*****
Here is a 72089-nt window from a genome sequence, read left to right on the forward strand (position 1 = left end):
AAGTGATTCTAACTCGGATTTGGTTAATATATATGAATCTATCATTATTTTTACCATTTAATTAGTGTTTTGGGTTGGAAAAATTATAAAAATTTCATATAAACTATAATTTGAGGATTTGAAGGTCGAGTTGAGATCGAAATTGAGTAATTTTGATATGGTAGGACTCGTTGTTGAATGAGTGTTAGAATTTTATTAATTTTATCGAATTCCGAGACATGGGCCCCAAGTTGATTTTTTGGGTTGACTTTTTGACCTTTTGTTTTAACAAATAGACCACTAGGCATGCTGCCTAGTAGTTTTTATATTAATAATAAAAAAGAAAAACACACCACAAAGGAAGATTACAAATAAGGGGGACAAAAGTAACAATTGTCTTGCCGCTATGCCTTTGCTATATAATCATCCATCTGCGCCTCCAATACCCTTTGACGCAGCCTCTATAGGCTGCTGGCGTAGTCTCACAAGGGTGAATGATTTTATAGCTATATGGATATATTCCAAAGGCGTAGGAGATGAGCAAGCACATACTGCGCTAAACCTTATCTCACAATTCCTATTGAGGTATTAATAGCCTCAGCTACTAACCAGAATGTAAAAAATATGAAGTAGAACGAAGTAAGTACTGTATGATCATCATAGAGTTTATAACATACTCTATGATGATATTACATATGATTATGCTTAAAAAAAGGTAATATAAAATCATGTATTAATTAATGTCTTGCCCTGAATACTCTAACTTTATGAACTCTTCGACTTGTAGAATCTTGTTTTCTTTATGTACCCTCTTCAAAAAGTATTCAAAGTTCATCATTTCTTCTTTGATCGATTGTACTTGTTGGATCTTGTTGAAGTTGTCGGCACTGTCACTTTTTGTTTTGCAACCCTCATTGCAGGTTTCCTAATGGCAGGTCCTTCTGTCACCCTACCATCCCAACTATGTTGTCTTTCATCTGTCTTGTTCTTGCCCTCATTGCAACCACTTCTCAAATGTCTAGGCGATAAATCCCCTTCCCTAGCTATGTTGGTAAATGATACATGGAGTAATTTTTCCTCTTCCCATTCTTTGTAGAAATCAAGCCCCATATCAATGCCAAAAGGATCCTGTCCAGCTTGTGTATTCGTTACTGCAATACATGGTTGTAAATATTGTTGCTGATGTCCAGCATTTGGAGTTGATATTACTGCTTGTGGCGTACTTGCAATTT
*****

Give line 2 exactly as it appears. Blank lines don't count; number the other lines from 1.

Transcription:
AAGTGATTCTAACTCGGATTTGGTTAATATATATGAATCTATCATTATTTTTACCATTTAATTAGTGTTTTGGGTTGGAAAAATTATAAAAATTTCATATAAACTATAATTTGAGGATTTGAAGGTCGAGTTGAGATCGAAATTGAGTAATTTTGATATGGTAGGACTCGTTGTTGAATGAGTGTTAGAATTTTATTAATTTTATCGAATTCCGAGACATGGGCCCCAAGTTGATTTTTTGGGTTGACTTTTTGACCTTTTGTTTTAACAAATAGACCACTAGGCATGCTGCCTAGTAGTTTTTATATTAATAATAAAAAAGAAAAACACACCACAAAGGAAGATTACAAATAAGGGGGACAAAAGTAACAATTGTCTTGCCGCTATGCCTTTGCTATATAATCATCCATCTGCGCCTCCAATACCCTTTGACGCAGCCTCTATAGGCTGCTGGCGTAGTCTCACAAGGGTGAATGATTTTATAGCTATATGGATATATTCCAAAGGCGTAGGAGATGAGCAAGCACATACTGCGCTAAACCTTATCTCACAATTCCTATTGAGGTATTAATAGCCTCAGCTACTAACCAGAATGTAAAAAATATGAAGTAGAACGAAGTAAGTACTGTATGATCATCATAGAGTTTATAACATACTCTATGATGATATTACATATGATTATGCTTAAAAAAAGGTAATATAAAATCATGTATTAATTAATGTCTTGCCCTGAATACTCTAACTTTATGAACTCTTCGACTTGTAGAATCTTGTTTTCTTTATGTACCCTCTTCAAAAAGTATTCAAAGTTCATCATTTCTTCTTTGATCGATTGTACTTGTTGGATCTTGTTGAAGTTGTCGGCACTGTCACTTTTTGTTTTGCAACCCTCATTGCAGGTTTCCTAATGGCAGGTCCTTCTGTCACCCTACCATCCCAACTATGTTGTCTTTCATCTGTCTTGTTCTTGCCCTCATTGCAACCACTTCTCAAATGTCTAGGCGATAAATCCCCTTCCCTAGCTATGTTGGTAAATGATACATGGAGTAATTTTTCCTCTTCCCATTCTTTGTAGAAATCAAGCCCCATATCAATGCCAAAAGGATCCTGTCCAGCTTGTGTATTCGTTACTGCAATACATGGTTGTAAATATTGTTGCTGATGTCCAGCATTTGGAGTTGATATTACTGCTTGTGGCGTACTTGCAATTT